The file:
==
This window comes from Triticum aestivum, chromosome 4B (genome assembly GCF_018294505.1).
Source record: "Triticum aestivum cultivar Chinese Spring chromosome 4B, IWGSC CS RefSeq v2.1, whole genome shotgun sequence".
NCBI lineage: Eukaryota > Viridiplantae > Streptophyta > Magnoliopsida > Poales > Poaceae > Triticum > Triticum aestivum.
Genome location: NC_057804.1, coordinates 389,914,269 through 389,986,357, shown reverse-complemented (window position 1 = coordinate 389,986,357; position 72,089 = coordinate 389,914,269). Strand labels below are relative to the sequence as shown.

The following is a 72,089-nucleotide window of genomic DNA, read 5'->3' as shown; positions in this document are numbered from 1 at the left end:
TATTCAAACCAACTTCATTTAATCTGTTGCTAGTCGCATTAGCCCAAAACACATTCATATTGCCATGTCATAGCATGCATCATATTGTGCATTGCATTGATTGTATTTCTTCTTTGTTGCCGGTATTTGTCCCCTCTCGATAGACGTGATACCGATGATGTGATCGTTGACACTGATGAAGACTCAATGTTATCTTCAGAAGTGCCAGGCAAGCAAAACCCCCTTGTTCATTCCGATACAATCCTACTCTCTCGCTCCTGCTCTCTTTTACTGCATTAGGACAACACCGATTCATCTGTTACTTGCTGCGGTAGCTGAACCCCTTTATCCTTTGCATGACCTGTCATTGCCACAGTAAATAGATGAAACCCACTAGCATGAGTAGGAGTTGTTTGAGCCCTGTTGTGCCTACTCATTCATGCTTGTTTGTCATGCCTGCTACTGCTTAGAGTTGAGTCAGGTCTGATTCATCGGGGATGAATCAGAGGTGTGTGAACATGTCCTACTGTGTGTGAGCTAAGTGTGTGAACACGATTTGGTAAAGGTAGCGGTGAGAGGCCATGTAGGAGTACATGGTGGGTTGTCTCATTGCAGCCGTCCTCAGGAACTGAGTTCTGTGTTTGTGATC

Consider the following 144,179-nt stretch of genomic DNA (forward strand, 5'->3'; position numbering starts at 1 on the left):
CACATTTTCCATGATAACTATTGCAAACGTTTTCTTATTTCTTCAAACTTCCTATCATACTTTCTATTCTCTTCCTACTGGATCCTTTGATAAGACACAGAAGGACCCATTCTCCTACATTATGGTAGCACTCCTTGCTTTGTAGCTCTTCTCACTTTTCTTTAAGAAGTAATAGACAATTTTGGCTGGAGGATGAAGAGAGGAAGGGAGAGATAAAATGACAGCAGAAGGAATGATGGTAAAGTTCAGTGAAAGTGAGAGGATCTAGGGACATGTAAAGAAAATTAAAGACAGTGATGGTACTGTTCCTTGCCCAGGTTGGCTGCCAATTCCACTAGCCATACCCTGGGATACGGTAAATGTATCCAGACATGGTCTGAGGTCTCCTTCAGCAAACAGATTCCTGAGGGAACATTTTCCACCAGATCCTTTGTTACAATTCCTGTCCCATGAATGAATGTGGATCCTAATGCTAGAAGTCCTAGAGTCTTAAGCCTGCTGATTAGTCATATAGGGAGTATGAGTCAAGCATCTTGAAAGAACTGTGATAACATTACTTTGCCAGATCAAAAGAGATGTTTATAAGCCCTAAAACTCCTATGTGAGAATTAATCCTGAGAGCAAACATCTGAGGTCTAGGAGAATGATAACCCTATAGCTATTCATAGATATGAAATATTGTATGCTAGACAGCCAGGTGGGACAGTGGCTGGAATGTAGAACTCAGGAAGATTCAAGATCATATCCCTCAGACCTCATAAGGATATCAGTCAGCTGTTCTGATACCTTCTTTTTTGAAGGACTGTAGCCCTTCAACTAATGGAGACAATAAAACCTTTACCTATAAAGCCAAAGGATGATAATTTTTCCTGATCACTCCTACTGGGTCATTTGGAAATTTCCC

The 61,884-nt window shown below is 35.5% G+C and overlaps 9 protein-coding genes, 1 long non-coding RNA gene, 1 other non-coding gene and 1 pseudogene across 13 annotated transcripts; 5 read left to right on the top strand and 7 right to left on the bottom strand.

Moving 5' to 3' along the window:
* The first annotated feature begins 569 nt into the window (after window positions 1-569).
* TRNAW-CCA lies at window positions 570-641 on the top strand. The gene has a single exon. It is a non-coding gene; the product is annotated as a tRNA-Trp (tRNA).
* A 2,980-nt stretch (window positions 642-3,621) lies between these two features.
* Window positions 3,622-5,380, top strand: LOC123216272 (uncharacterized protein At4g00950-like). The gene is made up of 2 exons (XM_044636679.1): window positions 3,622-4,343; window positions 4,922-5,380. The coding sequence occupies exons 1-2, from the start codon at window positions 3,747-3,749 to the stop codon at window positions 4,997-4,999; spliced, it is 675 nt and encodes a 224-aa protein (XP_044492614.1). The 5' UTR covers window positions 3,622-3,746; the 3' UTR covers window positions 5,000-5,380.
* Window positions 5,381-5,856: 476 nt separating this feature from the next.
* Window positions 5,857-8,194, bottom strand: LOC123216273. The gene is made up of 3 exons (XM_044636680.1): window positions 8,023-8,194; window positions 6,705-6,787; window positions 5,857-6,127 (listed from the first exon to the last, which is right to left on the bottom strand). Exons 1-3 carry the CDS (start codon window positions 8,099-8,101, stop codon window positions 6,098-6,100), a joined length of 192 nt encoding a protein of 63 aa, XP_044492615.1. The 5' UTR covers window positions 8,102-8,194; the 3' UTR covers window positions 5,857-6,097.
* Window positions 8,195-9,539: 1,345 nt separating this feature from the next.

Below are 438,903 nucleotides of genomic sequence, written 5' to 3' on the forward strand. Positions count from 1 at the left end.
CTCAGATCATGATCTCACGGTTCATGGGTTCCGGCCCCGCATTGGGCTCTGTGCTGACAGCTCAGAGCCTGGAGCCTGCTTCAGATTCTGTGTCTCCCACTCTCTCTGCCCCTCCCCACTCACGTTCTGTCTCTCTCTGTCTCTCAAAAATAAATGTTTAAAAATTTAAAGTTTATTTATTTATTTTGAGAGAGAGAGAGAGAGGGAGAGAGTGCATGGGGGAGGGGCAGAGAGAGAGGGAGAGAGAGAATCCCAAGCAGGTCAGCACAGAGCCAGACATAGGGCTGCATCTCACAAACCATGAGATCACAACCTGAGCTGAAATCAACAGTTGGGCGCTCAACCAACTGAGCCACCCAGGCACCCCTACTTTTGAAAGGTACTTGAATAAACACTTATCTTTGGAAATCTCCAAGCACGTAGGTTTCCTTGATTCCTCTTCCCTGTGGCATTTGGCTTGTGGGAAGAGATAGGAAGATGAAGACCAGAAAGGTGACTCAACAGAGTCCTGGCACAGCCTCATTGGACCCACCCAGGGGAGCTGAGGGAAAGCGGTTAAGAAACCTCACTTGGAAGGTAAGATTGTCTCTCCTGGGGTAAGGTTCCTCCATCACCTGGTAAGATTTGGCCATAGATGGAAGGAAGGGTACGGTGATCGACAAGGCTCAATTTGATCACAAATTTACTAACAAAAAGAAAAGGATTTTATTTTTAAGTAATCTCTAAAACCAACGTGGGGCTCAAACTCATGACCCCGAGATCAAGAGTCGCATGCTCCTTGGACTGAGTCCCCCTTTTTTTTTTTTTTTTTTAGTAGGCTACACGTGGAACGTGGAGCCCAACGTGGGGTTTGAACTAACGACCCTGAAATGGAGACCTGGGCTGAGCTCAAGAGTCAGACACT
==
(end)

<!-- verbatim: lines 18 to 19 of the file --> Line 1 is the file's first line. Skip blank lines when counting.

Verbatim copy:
Below are 438,903 nucleotides of genomic sequence, written 5' to 3' on the forward strand. Positions count from 1 at the left end.
CTCAGATCATGATCTCACGGTTCATGGGTTCCGGCCCCGCATTGGGCTCTGTGCTGACAGCTCAGAGCCTGGAGCCTGCTTCAGATTCTGTGTCTCCCACTCTCTCTGCCCCTCCCCACTCACGTTCTGTCTCTCTCTGTCTCTCAAAAATAAATGTTTAAAAATTTAAAGTTTATTTATTTATTTTGAGAGAGAGAGAGAGAGGGAGAGAGTGCATGGGGGAGGGGCAGAGAGAGAGGGAGAGAGAGAATCCCAAGCAGGTCAGCACAGAGCCAGACATAGGGCTGCATCTCACAAACCATGAGATCACAACCTGAGCTGAAATCAACAGTTGGGCGCTCAACCAACTGAGCCACCCAGGCACCCCTACTTTTGAAAGGTACTTGAATAAACACTTATCTTTGGAAATCTCCAAGCACGTAGGTTTCCTTGATTCCTCTTCCCTGTGGCATTTGGCTTGTGGGAAGAGATAGGAAGATGAAGACCAGAAAGGTGACTCAACAGAGTCCTGGCACAGCCTCATTGGACCCACCCAGGGGAGCTGAGGGAAAGCGGTTAAGAAACCTCACTTGGAAGGTAAGATTGTCTCTCCTGGGGTAAGGTTCCTCCATCACCTGGTAAGATTTGGCCATAGATGGAAGGAAGGGTACGGTGATCGACAAGGCTCAATTTGATCACAAATTTACTAACAAAAAGAAAAGGATTTTATTTTTAAGTAATCTCTAAAACCAACGTGGGGCTCAAACTCATGACCCCGAGATCAAGAGTCGCATGCTCCTTGGACTGAGTCCCCCTTTTTTTTTTTTTTTTTTAGTAGGCTACACGTGGAACGTGGAGCCCAACGTGGGGTTTGAACTAACGACCCTGAAATGGAGACCTGGGCTGAGCTCAAGAGTCAGACACT